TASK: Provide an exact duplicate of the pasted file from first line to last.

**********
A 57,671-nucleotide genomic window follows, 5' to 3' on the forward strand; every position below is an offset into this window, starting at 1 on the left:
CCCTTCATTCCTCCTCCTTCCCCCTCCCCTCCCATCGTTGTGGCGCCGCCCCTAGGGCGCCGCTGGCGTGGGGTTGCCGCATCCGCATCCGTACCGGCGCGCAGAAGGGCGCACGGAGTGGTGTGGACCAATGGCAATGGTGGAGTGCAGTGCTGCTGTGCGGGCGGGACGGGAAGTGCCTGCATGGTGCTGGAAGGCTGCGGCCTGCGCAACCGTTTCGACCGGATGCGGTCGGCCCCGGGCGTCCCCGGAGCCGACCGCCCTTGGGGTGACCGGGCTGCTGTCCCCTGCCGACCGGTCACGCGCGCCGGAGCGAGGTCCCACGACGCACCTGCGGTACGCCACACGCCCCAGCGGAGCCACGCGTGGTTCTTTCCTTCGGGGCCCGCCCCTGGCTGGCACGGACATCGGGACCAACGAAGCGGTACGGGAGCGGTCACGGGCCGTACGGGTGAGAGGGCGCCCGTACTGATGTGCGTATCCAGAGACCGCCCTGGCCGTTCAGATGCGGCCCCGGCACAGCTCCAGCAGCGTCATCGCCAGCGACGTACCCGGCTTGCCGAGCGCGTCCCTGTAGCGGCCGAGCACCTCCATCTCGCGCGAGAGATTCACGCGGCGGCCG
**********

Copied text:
A 57,671-nucleotide genomic window follows, 5' to 3' on the forward strand; every position below is an offset into this window, starting at 1 on the left:
CCCTTCATTCCTCCTCCTTCCCCCTCCCCTCCCATCGTTGTGGCGCCGCCCCTAGGGCGCCGCTGGCGTGGGGTTGCCGCATCCGCATCCGTACCGGCGCGCAGAAGGGCGCACGGAGTGGTGTGGACCAATGGCAATGGTGGAGTGCAGTGCTGCTGTGCGGGCGGGACGGGAAGTGCCTGCATGGTGCTGGAAGGCTGCGGCCTGCGCAACCGTTTCGACCGGATGCGGTCGGCCCCGGGCGTCCCCGGAGCCGACCGCCCTTGGGGTGACCGGGCTGCTGTCCCCTGCCGACCGGTCACGCGCGCCGGAGCGAGGTCCCACGACGCACCTGCGGTACGCCACACGCCCCAGCGGAGCCACGCGTGGTTCTTTCCTTCGGGGCCCGCCCCTGGCTGGCACGGACATCGGGACCAACGAAGCGGTACGGGAGCGGTCACGGGCCGTACGGGTGAGAGGGCGCCCGTACTGATGTGCGTATCCAGAGACCGCCCTGGCCGTTCAGATGCGGCCCCGGCACAGCTCCAGCAGCGTCATCGCCAGCGACGTACCCGGCTTGCCGAGCGCGTCCCTGTAGCGGCCGAGCACCTCCATCTCGCGCGAGAGATTCACGCGGCGGCCG